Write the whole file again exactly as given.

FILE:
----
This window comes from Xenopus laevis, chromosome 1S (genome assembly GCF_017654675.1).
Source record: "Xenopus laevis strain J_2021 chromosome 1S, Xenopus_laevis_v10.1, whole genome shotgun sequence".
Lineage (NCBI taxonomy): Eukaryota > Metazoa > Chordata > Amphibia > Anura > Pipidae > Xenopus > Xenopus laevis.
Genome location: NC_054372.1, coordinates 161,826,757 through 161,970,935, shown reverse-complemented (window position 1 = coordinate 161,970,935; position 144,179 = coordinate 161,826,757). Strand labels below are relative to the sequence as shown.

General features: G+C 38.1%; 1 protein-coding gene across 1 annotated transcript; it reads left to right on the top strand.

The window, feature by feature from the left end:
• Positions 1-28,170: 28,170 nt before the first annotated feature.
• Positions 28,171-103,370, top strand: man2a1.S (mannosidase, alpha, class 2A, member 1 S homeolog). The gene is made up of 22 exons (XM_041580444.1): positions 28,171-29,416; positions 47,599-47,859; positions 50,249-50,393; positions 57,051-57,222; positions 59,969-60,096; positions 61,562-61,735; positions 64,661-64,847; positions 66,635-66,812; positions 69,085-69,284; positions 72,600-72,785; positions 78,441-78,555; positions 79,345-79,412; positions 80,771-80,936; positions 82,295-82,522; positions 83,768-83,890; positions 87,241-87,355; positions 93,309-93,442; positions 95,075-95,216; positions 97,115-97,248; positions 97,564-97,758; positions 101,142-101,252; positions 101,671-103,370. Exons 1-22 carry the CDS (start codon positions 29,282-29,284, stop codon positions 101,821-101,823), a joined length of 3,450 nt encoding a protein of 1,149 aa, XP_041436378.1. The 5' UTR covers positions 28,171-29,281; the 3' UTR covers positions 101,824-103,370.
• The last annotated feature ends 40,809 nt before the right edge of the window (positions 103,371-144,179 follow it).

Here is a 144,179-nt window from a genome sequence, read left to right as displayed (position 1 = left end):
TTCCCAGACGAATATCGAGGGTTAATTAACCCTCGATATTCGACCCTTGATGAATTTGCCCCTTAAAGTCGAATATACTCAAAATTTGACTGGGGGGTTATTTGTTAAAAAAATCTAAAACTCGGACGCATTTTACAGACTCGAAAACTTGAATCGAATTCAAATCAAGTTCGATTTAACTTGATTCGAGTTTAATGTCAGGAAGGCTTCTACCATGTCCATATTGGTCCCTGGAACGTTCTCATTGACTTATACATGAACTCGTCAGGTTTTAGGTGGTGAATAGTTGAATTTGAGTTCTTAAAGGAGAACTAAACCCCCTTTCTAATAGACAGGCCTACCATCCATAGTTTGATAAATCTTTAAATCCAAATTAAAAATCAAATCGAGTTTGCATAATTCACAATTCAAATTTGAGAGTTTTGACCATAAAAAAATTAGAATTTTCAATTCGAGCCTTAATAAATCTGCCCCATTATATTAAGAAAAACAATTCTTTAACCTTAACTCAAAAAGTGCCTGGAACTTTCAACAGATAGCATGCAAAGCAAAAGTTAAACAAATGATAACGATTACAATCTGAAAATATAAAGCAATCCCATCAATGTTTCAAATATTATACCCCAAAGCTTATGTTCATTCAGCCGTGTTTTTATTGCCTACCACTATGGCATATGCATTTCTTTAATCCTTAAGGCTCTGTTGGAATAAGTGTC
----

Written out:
This window comes from Xenopus laevis, chromosome 1S (genome assembly GCF_017654675.1).
Source record: "Xenopus laevis strain J_2021 chromosome 1S, Xenopus_laevis_v10.1, whole genome shotgun sequence".
Lineage (NCBI taxonomy): Eukaryota > Metazoa > Chordata > Amphibia > Anura > Pipidae > Xenopus > Xenopus laevis.
Genome location: NC_054372.1, coordinates 161,826,757 through 161,970,935, shown reverse-complemented (window position 1 = coordinate 161,970,935; position 144,179 = coordinate 161,826,757). Strand labels below are relative to the sequence as shown.

General features: G+C 38.1%; 1 protein-coding gene across 1 annotated transcript; it reads left to right on the top strand.

The window, feature by feature from the left end:
• Positions 1-28,170: 28,170 nt before the first annotated feature.
• Positions 28,171-103,370, top strand: man2a1.S (mannosidase, alpha, class 2A, member 1 S homeolog). The gene is made up of 22 exons (XM_041580444.1): positions 28,171-29,416; positions 47,599-47,859; positions 50,249-50,393; positions 57,051-57,222; positions 59,969-60,096; positions 61,562-61,735; positions 64,661-64,847; positions 66,635-66,812; positions 69,085-69,284; positions 72,600-72,785; positions 78,441-78,555; positions 79,345-79,412; positions 80,771-80,936; positions 82,295-82,522; positions 83,768-83,890; positions 87,241-87,355; positions 93,309-93,442; positions 95,075-95,216; positions 97,115-97,248; positions 97,564-97,758; positions 101,142-101,252; positions 101,671-103,370. Exons 1-22 carry the CDS (start codon positions 29,282-29,284, stop codon positions 101,821-101,823), a joined length of 3,450 nt encoding a protein of 1,149 aa, XP_041436378.1. The 5' UTR covers positions 28,171-29,281; the 3' UTR covers positions 101,824-103,370.
• The last annotated feature ends 40,809 nt before the right edge of the window (positions 103,371-144,179 follow it).

Here is a 144,179-nt window from a genome sequence, read left to right as displayed (position 1 = left end):
TTCCCAGACGAATATCGAGGGTTAATTAACCCTCGATATTCGACCCTTGATGAATTTGCCCCTTAAAGTCGAATATACTCAAAATTTGACTGGGGGGTTATTTGTTAAAAAAATCTAAAACTCGGACGCATTTTACAGACTCGAAAACTTGAATCGAATTCAAATCAAGTTCGATTTAACTTGATTCGAGTTTAATGTCAGGAAGGCTTCTACCATGTCCATATTGGTCCCTGGAACGTTCTCATTGACTTATACATGAACTCGTCAGGTTTTAGGTGGTGAATAGTTGAATTTGAGTTCTTAAAGGAGAACTAAACCCCCTTTCTAATAGACAGGCCTACCATCCATAGTTTGATAAATCTTTAAATCCAAATTAAAAATCAAATCGAGTTTGCATAATTCACAATTCAAATTTGAGAGTTTTGACCATAAAAAAATTAGAATTTTCAATTCGAGCCTTAATAAATCTGCCCCATTATATTAAGAAAAACAATTCTTTAACCTTAACTCAAAAAGTGCCTGGAACTTTCAACAGATAGCATGCAAAGCAAAAGTTAAACAAATGATAACGATTACAATCTGAAAATATAAAGCAATCCCATCAATGTTTCAAATATTATACCCCAAAGCTTATGTTCATTCAGCCGTGTTTTTATTGCCTACCACTATGGCATATGCATTTCTTTAATCCTTAAGGCTCTGTTGGAATAAGTGTC